There has been an ongoing argument in Parliament this week about how to target child poverty after the Children’s Commissioner suggested an overall target of reducing it by 5-10% in a year.
A target promoted by Children’s Commissioner Judge Andrew Becroft to reduce child poverty has been rejected by Prime Minister John Key who says it’s not as simple as that.
The new Children’s Commissioner says politicians should put aside politics and agree to reduce child poverty by five to 10 per cent next year.
Debate on this continued yesterday in Question Time, with Metiria Turei pressing John Key on a single target, while Key insisted it was far more complex than that and that the Government had a number of poverty targets.
Prime Minister—Government Policies
2. METIRIA TUREI (Co-Leader—Green) to the Prime Minister: Ka tū a ia i runga i te mana o ngā kaupapa here katoa o tāna Kawantatanga?
[Does he stand by all his Government’s policies?]
Metiria Turei: Does the Prime Minister still believe, as he said in this House yesterday, that it is better and more effective for the Government to set individual targets on components of child poverty rather than a specific child poverty reduction target?
Rt Hon JOHN KEY: Yes.
Metiria Turei: When the Prime Minister talked yesterday about the Better Public Services targets, like rheumatic fever and early childhood education, did he know that the expert advisory group on child poverty provided a comprehensive list of 51 child poverty – related indicators, including both of those?
Rt Hon JOHN KEY: Yes, but that is exactly the point, is it not? Last week the member was saying that the target should have 17—today she seems to be saying it is 51. For the last while she has been saying that the number of children is 360,000 and then she said yesterday that she wanted to accept that the Government’s number of 85,000—or at least, 60,000 to 100,000—was correct. She is all over the map, and that is the point. The Government is far better to approach—
Metiria Turei: I raise a point of order, Mr Speaker. He has not addressed the question, and has instead talked about a Green Party position, which he has no authority over.
Mr SPEAKER: Order! No. When the Prime Minister rose to answer the question he addressed the question immediately. He certainly has gone on to enlarge on that answer, which is probably unnecessary, but he certainly answered the question immediately.
Metiria Turei: When the Prime Minister committed to his Government using individual indicators and targets to address child poverty, did he mean that he would adopt the expert advisory group’s recommendations for a comprehensive list of child poverty – related indicators?
Rt Hon JOHN KEY: What the Government did—and, I think, quite correctly—was to say that poverty is a very complicated issue, but that there are some individual component parts which, if the Government focuses resources on and gives attention to, can make significant gains. We are doing that in terms of rheumatic fever. We are doing that in terms of the number of children being immunised. We are doing that in terms of the number of children having access to early childhood education. We are doing that in terms of the number of teenage pregnancies, with young mums on the equivalent of the domestic purposes benefit. I think it is far more sensible for the Government to approach this issue in a systematic and thorough way, dealing with each of these issues, rather than the member spending, as she wants to, her lifetime dreaming up some dodgy number that she knows is wrong.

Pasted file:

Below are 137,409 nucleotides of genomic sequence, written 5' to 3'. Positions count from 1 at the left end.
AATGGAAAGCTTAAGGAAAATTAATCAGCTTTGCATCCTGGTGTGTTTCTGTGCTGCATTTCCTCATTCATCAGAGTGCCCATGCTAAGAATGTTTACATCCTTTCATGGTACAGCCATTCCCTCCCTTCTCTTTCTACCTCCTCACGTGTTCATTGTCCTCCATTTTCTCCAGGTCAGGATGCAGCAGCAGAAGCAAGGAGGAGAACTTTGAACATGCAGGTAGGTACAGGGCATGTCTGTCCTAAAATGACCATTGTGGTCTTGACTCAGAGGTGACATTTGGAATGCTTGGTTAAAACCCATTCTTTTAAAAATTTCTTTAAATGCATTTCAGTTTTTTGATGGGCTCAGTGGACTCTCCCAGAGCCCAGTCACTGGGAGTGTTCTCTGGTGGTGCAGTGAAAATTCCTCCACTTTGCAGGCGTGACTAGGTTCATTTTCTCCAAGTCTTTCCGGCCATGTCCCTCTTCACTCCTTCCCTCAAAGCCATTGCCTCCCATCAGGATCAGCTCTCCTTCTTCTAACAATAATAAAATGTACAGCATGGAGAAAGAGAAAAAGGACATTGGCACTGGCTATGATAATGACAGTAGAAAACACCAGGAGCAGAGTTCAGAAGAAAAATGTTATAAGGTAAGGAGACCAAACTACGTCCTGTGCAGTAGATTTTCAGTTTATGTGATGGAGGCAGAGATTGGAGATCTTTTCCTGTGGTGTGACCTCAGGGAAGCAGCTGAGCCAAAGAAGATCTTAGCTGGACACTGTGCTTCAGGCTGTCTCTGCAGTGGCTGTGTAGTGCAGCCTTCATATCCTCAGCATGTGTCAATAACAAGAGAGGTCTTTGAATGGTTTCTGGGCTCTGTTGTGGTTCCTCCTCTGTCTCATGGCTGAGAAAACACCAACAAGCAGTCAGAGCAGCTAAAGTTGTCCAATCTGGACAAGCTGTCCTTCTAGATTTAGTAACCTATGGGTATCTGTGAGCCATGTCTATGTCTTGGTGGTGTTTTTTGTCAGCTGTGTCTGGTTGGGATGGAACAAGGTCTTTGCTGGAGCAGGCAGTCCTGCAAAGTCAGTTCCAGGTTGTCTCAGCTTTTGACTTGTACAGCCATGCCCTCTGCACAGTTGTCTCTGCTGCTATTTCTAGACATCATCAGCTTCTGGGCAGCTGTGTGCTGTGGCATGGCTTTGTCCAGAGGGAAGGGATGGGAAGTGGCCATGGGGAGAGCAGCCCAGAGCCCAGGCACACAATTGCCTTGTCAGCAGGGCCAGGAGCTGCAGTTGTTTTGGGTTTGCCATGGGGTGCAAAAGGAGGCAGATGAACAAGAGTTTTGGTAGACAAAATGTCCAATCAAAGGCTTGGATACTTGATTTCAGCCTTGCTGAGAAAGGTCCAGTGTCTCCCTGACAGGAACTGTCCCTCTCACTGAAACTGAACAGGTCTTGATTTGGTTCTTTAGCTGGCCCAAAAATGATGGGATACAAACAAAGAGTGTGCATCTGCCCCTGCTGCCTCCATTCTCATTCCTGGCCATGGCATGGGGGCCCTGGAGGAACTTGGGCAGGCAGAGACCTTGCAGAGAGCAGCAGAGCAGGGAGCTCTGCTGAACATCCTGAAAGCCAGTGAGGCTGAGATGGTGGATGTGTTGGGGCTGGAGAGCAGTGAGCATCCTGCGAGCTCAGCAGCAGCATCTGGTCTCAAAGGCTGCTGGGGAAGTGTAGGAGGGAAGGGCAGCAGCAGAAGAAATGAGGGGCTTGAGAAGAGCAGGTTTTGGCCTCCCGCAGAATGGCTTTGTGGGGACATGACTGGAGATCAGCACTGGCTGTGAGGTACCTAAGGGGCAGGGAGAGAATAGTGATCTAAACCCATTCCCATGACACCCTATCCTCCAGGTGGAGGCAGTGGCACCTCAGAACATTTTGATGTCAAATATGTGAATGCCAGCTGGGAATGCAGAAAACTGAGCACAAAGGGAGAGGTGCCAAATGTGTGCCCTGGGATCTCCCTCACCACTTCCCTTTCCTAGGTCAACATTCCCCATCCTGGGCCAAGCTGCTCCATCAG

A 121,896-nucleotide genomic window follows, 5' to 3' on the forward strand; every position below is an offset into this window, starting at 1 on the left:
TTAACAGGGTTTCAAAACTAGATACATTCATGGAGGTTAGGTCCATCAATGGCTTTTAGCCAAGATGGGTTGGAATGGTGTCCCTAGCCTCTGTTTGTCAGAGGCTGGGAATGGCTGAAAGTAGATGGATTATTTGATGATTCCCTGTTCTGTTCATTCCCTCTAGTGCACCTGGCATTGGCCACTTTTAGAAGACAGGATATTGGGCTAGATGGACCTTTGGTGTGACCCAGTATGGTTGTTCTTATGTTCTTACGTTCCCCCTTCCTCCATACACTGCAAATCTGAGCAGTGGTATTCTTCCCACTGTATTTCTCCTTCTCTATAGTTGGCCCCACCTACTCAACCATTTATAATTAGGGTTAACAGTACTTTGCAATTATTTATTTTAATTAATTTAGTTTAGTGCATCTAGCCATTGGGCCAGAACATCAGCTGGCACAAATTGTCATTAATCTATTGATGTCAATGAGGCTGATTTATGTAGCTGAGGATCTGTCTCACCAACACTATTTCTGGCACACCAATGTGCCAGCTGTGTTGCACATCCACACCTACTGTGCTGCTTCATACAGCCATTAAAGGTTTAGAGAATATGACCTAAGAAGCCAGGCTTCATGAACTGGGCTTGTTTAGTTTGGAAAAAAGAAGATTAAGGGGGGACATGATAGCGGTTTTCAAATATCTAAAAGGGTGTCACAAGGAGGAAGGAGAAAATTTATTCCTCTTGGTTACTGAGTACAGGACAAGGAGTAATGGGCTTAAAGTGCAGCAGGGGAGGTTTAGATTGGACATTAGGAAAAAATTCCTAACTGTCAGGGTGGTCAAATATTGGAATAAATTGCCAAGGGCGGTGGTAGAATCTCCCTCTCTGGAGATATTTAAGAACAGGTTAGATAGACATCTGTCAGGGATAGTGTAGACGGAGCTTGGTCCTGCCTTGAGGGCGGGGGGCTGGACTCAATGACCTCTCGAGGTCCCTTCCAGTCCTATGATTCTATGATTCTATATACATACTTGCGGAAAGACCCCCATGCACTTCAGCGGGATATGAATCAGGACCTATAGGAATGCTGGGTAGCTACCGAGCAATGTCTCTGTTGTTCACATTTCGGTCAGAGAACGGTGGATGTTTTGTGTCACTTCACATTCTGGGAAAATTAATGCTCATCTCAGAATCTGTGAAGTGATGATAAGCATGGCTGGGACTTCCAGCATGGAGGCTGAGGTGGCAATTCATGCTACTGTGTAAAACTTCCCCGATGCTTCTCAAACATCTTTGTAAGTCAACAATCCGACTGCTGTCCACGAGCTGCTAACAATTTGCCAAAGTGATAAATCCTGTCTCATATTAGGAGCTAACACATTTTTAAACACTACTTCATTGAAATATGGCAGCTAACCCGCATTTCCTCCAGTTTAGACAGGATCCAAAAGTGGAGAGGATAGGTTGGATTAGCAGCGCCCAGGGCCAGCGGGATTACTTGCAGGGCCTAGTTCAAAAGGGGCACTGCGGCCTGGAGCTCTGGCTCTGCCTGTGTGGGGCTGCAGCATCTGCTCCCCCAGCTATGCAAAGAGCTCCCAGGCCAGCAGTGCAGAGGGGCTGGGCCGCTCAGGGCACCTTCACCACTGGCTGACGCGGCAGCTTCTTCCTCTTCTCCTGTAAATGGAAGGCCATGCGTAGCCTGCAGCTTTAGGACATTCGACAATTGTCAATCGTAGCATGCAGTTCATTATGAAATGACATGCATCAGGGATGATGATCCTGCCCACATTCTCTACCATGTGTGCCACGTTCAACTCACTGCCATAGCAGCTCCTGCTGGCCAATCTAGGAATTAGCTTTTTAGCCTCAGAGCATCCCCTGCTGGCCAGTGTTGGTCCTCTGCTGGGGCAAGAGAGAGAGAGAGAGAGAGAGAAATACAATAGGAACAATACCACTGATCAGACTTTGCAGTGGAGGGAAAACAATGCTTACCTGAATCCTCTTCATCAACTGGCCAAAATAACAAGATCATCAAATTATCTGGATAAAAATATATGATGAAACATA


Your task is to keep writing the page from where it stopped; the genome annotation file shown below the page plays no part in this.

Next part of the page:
Metiria Turei: I raise a point of order, Mr Speaker. That was an unnecessary and personal attack—
Mr SPEAKER: Order! I could not hear correctly what the point of order is.
Metiria Turei: I take personal offence at that personal attack on my integrity, and I ask him to withdraw and apologise.
Mr SPEAKER: I do not think that the final part of the answer was helpful to the order of the House; I accept that. But I hardly think it was a personal attack on the member.
Metiria Turei: So will the Prime Minister expand the Better Public Services targets to include all of those other indicators that experts have said contribute to child poverty, such as household crowding, infant mortality, self-harm and suicide by children, and serious skin infections?
Rt Hon JOHN KEY: I doubt we would have an individual Better Public Services target for each one, or there would be so many individual targets that it might lose some of its meaning. All of those issues are on the Government’s radar, and all of them are getting attention.
Metiria Turei: When the Prime Minister is refusing to establish official measurements of child poverty, and also will not set targets for a comprehensive list of child poverty – related outcomes, is he not really telling the country that he will avoid any attempt to identify, to measure, or to reduce child poverty in New Zealand?
Rt Hon JOHN KEY: Quite the opposite. This is the first Government in the history of this Parliament that has had a list of Better Public Services targets and has been quite happy to be measured against them, and has set those targets in quite challenging areas. The Government produces a raft of different measures and reports in relation to poverty and income, including the longitudinal study by Bryan Perry, which shows that income inequality is not getting worse. The reason the member does not quote it is that she does not like it, because it does not suit her arguments.
Metiria Turei: So what has changed since 2012, when the Prime Minister said: “If you don’t measure, monitor and report on things, I don’t think you can make progress.”?
Rt Hon JOHN KEY: Absolutely nothing, and that is why the Government has these individual targets and has a range of different measures. But it is not this Government; there has been longstanding advice from officials that one single measure of poverty in this country would be an inappropriate way of dealing with it.